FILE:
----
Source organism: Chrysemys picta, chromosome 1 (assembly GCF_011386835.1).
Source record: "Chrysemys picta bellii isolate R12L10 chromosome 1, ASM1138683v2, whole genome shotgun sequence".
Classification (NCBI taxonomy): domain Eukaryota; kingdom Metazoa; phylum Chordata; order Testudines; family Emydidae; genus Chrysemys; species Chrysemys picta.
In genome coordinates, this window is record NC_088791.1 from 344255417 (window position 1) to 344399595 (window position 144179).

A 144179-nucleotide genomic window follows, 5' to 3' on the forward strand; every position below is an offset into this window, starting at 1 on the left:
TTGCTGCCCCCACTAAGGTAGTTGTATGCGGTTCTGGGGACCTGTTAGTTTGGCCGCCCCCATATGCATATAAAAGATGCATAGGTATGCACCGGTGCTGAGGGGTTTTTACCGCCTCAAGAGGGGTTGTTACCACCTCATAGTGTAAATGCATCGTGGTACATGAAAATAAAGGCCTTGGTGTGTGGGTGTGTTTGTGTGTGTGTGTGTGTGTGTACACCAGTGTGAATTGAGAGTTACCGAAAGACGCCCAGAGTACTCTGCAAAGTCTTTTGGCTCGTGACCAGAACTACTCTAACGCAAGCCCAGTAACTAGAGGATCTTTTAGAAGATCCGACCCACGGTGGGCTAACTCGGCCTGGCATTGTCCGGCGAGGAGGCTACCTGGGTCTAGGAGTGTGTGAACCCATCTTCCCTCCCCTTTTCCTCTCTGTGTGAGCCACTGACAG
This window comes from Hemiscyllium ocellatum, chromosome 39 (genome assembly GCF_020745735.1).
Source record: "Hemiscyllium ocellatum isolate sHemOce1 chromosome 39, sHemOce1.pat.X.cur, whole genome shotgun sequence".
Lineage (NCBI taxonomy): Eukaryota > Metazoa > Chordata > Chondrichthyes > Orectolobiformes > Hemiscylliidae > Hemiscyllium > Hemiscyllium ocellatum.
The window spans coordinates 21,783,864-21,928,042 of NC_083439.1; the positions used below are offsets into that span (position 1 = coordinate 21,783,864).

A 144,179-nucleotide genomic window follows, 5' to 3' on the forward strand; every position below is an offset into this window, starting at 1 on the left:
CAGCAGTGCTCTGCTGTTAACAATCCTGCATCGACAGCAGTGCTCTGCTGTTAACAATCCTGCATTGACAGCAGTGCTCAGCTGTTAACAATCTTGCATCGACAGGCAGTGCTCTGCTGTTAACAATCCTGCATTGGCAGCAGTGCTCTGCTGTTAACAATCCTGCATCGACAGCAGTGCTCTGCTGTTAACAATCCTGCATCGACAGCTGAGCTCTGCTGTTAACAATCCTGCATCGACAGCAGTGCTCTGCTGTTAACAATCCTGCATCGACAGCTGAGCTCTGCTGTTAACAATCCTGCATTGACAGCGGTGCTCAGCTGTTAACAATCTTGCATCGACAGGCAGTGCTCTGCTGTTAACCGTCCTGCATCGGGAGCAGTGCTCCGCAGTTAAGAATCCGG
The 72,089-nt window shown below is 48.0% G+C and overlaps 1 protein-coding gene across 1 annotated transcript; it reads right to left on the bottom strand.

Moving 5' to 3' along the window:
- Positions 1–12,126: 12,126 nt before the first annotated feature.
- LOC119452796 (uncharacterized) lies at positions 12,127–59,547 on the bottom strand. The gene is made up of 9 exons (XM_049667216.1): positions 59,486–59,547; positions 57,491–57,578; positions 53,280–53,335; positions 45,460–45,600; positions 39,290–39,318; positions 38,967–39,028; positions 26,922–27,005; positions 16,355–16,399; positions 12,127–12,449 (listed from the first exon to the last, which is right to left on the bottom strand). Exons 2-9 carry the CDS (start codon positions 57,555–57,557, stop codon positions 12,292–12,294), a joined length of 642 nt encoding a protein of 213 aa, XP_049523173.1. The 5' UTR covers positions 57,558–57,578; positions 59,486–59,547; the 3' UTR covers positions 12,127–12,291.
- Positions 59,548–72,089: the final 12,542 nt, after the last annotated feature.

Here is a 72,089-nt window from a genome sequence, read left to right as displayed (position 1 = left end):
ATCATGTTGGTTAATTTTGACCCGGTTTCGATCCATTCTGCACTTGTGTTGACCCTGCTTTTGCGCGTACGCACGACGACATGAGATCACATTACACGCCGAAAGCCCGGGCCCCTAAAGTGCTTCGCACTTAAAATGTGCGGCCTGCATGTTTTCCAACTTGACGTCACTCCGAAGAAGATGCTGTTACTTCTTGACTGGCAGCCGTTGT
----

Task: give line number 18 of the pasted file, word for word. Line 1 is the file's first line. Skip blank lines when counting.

Here is a 72,089-nt window from a genome sequence, read left to right as displayed (position 1 = left end):